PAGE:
"In every category, students on campus ... did a lot better," said Steven Jenson, executive director of housing and residence life at USU. Off campus, "there wouldn't necessarily be anyone who's there at the crossroads to help students succeed."
Some studies have confirmed that, apparently because students living on campus tend to join more clubs, participate in more school activities, visit professors during their office hours more often and may be able to concentrate more easily on their work.
But other research has called that into question. Students who decide to live on campus tend to come from higher-income households with parents who already have a college education groups more likely to succeed in school anyway, according to a 2010 study published in the journal Urban Education.
"In almost every measure, including academic performance, students who lived on campus were significantly more advantaged than those who did not, especially compared to those who lived off campus with family," authors Ruth Turley and Geoffrey Wodtke wrote.
When those factors are removed, many of those gains disappear, according to the report, which examined all students enrolled in U.S. postsecondary institutions during fiscal 2000.
And living on campus is far from the only factor in academic success. At USU, for example, graduation rates run close to those at the U. about 53 percent in 2011 compared with 55 percent at the U.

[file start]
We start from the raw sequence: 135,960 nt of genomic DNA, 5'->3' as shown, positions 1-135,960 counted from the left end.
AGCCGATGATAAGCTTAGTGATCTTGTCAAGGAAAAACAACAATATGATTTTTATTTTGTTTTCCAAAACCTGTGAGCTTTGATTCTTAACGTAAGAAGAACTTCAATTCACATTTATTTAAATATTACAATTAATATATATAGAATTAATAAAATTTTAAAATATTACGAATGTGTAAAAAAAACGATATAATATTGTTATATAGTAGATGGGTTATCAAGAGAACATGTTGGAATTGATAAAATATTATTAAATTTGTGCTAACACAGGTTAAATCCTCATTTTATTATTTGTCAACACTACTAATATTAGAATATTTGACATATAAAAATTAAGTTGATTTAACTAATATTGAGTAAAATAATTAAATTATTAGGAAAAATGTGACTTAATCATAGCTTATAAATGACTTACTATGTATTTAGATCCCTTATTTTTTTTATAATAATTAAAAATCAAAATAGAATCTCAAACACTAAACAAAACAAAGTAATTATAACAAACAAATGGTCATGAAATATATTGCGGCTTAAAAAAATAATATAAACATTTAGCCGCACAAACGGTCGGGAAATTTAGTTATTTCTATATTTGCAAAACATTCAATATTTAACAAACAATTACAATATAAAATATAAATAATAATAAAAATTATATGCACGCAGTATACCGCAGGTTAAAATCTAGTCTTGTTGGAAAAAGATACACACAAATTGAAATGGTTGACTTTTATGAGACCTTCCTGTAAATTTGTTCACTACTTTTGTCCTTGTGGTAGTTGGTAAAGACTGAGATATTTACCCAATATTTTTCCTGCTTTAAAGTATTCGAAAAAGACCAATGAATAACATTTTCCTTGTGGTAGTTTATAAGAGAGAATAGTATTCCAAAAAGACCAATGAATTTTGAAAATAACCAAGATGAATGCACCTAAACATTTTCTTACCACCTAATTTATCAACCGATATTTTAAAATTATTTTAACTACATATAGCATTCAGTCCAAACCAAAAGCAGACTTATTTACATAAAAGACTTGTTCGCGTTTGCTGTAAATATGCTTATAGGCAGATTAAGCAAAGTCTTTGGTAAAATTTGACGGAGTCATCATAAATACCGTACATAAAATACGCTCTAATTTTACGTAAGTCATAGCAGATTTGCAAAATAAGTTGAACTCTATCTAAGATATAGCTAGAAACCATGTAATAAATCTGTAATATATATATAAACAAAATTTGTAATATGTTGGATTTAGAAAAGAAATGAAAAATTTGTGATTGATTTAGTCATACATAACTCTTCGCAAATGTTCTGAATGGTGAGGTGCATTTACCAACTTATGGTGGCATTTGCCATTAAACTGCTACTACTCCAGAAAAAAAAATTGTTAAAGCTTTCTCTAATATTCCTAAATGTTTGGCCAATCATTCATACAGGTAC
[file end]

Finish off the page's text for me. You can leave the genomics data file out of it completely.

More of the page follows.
In the Pac-12, many schools with higher graduation rates than the U. also have higher levels of students living on campus, according to the U.S. Department of Education and U.S. News & World Report. But others with even fewer residential students nevertheless have higher graduation rates, including the University of Washington in Seattle.
Like the U., UW is an urban school, and universities in cities tend to have more commuters, Remsburg said.
"You have institutions that are surrounded by cornfields," she said, "and they have more individuals living on campus because there's no other game in town."
Salt Lake City's public transit system and affordable housing can make living off campus an attractive option.
At the U., the Mormon culture could also play into housing decisions. Most LDS men go on missions at age 19 (lowered to 18 in October), and those students may not see a reason to move on campus before they leave. Many also marry shortly after their return two years later.
While living on campus may not be an academic panacea, some students do directly benefit, according to Turley and Wodtke.
"Minority students (especially black students) who live off campus with their families are more likely than comparable whites to live in isolated, disadvantaged residential areas, which may inhibit success in college," they wrote. But those students are less likely to be able to afford the cost $7,706 a year for a double room and a meal plan at the U. of living in residence halls.
"Some scholarships provide opportunities that include housing," Remsburg said. "There are private programs that support students coming to the university to support their housing and meals, but there's always a need for more."